My education is pretty much absent in this area, so excuse me if I am asking something obvious.

There are many examples...

Basically, every strongly-normalizing (ie, terminating) lambda calculus represents some sub-Turing complexity class.

For example, System F can express all of the primitive recursive functions (and maybe more; I'm not sure). The well-typed programs of Light Affine Logic encode all of the polynomial time algorithms.

"What is an Efficient Implementation of the lambda-calculus?"

I guess I found what I wanted:

What is an Efficient Implementation of the lambda-calculus?

We have defined a notion of complexity with which to measure the efficiency of an implementation of the lambda-calculus. In terms of this, the complexity of a functional program can be given a precise meaning. We show that all implementations must have at least linear complexity. We have devised a technique [...] for proving combinator based implementations inefficient. We [...] show that a conventional machine model can be simulated in the lambda-calculus with only a constant amount of overhead.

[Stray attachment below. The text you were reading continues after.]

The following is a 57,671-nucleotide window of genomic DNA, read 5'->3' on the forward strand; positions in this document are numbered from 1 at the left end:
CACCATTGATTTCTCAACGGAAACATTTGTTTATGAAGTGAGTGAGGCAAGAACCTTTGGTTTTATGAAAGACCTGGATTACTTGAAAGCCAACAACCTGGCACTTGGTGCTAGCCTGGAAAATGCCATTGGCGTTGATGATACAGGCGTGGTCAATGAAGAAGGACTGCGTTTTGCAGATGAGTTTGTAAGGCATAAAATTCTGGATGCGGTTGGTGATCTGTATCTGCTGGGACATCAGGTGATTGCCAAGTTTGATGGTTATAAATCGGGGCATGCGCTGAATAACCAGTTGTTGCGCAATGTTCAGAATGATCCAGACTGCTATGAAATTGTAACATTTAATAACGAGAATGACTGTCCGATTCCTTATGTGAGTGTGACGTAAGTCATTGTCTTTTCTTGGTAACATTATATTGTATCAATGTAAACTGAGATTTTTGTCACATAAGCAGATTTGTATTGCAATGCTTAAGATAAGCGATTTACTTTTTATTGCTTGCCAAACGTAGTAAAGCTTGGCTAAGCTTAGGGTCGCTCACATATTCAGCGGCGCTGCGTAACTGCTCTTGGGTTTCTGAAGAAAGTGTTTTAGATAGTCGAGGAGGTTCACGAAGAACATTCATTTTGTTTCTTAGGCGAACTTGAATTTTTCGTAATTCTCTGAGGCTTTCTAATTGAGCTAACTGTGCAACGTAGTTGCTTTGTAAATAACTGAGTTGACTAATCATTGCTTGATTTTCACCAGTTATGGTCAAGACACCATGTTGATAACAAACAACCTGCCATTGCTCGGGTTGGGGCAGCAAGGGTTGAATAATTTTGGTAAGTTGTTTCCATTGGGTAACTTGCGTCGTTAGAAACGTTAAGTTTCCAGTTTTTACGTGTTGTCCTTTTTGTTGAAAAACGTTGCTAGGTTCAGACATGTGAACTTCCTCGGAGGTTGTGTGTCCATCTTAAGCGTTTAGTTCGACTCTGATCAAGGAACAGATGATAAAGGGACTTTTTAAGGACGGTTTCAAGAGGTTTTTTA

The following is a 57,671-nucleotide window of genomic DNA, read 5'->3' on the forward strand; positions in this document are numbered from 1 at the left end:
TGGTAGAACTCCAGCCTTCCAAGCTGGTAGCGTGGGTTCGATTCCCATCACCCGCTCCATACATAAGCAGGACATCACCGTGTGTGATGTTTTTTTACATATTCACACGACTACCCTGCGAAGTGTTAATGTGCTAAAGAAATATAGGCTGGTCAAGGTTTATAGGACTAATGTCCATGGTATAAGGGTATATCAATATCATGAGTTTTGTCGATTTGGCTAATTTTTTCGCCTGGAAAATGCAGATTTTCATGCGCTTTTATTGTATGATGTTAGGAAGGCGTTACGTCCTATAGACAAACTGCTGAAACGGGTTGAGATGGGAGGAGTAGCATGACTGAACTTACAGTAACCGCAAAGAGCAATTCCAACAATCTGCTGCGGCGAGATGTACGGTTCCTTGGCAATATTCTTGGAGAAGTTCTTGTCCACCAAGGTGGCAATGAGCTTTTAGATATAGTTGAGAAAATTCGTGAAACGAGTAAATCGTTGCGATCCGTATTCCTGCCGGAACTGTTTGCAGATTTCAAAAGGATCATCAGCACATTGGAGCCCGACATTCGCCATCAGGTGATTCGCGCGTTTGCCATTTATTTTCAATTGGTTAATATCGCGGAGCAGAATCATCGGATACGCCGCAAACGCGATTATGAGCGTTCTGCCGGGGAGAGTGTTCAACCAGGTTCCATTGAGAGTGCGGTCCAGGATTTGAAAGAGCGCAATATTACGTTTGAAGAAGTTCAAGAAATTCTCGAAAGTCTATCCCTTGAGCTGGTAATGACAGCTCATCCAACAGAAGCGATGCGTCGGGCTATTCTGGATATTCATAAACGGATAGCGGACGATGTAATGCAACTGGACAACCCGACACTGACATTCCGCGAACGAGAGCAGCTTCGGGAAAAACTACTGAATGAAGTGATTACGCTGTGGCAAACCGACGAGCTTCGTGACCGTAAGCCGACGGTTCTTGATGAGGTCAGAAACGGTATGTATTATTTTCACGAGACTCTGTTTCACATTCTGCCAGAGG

But note also this paper: Optimality and Inefficiency : What Isn't a Cost Model of the Lambda Calculus?

Different Models of Computation

The usual way of showing that a model of computation X is equivalent to a TM is to show that a) a TM can 'emulate' X and so execute any program running on X, and b) X can emulate any TM. In the case of X emulating a TM you write a program in X which emulates the TM's tape and control unit. A typical TM instruction is:

If in state A move L/R and/or write a character on the tape then change to state B

The time taken to do this on X will probably be roughly constant. Ie if one step of the TM takes 1 second it will take K seconds on X. So any program running on the TM could be run by X and the program would have the same complexity - though the constants would be different. In that sense the complexity classes don't change.